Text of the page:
The Department of Environmental Management (DEM) and the Wood-Pawcatuck Wild & Scenic Rivers Stewardship Council (WPWSRSC) are working in partnership to increase public awareness of the seven newly designated Wood Pawcatuck Wild & Scenic Rivers. Signage is being installed at 14 public access points for paddlers, anglers and nature enthusiasts. DEM and the WPWSRSC recognize that educating the public and this new designation is a vital part of their mission to protect, preserve and enhance this wonderful resource.
“DEM is proud to partner with the Wild & Scenic Rivers Stewardship Council on this exciting project to enhance public awareness of the cultural and natural resources of the Wood-Pawcatuck watershed,” said DEM Director Janet Coit. “The seven rivers in the watershed are among the state’s most valued natural resources and boast excellent water quality, a thriving native trout population, prime habitat for rare and endangered species, and exceptional recreational opportunities. These amazing rivers will be protected for future generations with this important Congressional designation.”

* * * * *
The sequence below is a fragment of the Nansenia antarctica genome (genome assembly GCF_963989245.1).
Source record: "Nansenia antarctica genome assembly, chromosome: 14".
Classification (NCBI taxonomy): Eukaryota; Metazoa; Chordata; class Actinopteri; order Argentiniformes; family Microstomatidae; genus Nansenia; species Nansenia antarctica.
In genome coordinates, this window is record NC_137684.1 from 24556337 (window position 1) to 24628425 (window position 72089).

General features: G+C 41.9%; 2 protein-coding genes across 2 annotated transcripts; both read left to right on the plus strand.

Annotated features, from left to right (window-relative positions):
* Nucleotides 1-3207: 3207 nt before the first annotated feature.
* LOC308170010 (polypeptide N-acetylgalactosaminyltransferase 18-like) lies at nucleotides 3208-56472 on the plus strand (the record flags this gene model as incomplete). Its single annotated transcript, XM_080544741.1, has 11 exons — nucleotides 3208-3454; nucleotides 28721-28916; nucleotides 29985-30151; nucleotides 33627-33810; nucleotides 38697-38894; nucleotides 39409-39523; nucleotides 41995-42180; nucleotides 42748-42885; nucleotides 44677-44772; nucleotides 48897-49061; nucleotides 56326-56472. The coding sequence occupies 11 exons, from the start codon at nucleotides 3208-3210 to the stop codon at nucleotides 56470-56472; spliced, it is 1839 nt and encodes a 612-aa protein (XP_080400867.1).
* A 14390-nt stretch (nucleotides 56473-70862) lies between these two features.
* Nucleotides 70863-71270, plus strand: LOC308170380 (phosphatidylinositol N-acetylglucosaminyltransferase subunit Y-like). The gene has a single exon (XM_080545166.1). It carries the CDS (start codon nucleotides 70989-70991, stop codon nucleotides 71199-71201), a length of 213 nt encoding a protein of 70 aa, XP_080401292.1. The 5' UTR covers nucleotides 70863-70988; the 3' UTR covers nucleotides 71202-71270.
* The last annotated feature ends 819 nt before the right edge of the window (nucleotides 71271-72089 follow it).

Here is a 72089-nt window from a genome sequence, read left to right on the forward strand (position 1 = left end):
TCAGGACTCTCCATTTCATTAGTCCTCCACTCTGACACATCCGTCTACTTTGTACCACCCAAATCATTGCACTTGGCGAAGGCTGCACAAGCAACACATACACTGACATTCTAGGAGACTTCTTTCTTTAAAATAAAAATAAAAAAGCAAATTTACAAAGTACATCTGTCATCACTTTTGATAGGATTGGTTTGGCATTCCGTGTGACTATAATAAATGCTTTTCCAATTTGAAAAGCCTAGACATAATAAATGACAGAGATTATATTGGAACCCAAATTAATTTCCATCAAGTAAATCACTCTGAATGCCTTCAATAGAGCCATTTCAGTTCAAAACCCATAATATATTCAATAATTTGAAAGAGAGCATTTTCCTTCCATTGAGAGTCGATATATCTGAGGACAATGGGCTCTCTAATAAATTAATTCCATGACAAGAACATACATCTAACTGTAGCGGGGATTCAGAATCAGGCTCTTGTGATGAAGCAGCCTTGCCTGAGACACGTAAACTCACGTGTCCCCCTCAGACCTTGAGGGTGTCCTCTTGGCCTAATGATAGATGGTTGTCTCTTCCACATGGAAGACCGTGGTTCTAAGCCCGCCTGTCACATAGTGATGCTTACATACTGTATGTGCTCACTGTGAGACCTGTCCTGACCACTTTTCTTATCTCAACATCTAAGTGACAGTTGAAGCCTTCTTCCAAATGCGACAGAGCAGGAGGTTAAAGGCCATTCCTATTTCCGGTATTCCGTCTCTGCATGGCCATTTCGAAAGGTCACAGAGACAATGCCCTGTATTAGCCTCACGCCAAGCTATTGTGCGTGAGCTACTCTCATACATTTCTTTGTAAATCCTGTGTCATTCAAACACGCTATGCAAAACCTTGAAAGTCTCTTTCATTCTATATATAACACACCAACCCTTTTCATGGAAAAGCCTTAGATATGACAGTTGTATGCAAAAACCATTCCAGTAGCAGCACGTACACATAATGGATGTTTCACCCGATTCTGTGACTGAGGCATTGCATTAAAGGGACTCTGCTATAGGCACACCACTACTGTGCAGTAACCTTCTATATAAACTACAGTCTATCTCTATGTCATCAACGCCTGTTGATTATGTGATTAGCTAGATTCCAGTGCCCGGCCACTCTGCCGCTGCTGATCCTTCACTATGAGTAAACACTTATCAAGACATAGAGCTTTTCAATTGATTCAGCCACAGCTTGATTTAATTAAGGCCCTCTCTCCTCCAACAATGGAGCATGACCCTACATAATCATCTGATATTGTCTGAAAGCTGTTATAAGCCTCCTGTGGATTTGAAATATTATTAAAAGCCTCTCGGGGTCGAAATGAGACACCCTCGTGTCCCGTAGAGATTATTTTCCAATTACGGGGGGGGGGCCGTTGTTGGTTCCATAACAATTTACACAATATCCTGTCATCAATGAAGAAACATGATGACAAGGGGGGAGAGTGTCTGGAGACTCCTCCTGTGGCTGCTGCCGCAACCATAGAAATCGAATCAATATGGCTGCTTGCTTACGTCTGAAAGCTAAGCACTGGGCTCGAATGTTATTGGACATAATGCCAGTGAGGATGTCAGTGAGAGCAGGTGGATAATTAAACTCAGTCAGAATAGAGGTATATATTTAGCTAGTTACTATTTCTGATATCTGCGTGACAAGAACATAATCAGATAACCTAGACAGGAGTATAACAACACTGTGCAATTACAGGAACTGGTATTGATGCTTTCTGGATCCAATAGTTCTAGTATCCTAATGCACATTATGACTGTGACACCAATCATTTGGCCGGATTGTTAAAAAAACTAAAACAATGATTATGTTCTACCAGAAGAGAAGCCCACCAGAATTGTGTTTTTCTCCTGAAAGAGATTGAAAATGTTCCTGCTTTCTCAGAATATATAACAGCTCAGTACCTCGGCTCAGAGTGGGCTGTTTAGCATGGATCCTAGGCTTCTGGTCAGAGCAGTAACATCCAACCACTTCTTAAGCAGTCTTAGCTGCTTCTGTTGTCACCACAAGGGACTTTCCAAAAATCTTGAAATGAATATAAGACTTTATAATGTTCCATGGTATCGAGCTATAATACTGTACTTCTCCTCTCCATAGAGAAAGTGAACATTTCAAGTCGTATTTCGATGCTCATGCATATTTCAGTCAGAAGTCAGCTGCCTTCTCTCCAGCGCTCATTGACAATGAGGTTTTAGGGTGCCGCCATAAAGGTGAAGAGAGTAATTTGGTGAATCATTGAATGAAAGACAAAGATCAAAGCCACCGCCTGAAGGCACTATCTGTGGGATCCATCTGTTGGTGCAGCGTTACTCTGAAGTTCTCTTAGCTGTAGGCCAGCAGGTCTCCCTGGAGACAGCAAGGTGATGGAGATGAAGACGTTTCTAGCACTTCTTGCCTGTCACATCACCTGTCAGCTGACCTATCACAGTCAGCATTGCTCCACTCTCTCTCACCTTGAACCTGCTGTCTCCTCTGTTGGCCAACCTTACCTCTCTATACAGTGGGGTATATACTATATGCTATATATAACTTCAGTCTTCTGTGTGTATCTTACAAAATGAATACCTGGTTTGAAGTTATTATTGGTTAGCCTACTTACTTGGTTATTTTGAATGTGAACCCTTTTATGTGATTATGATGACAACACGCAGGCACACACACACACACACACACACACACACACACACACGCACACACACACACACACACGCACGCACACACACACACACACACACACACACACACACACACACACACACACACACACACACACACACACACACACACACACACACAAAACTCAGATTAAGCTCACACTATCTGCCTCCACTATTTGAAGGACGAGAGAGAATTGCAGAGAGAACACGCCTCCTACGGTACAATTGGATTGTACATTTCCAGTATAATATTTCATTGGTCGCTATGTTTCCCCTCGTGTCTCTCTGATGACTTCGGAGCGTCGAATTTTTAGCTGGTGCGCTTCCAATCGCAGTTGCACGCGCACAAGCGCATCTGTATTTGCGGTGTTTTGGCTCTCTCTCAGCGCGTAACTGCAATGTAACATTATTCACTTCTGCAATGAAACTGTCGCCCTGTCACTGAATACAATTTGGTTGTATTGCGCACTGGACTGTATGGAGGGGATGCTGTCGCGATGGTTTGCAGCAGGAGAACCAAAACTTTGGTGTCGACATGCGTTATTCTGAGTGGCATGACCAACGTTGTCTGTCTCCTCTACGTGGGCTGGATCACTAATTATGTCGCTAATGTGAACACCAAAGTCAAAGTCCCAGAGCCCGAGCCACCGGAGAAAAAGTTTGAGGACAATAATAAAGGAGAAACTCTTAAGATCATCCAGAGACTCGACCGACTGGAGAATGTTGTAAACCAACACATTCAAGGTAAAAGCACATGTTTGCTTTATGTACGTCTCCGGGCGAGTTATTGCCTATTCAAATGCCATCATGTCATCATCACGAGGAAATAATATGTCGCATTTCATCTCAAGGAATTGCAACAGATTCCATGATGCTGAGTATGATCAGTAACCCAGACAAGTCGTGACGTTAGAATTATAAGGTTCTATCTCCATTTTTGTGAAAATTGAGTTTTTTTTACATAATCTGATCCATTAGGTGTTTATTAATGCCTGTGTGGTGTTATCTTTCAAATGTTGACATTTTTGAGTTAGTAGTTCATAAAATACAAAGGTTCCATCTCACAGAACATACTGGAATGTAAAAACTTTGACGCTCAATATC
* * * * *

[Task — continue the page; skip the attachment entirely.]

In March 2019, the seven rivers of the Wood-Pawcatuck watershed were officials designated as “Wild and Scenic” by the National Parks Service. This was the result of work done by dedicated local representatives of the 12 towns of the Wood-Pawcatuck watershed, and approval of local governments.
The Pawcatuck is very popular for fishing, canoeing, kayaking, and other forms of outdoor recreation. It’s a beautiful river that supports Rhode Island-raised stocked trout and warm water fish species. The upper Wood River offers excellent water quality, cool temperatures and continuous flow. The river is well suited for trout and is frequently stocked with hatchery produced fish by DEM's Division of Fish & Wildlife. No wonder it’s the most popular trout fishery in Rhode Island. And, the 52 navigable river miles on the Wood and Pawcatuck Rivers offer tremendous opportunities for paddling and recreational pursuits.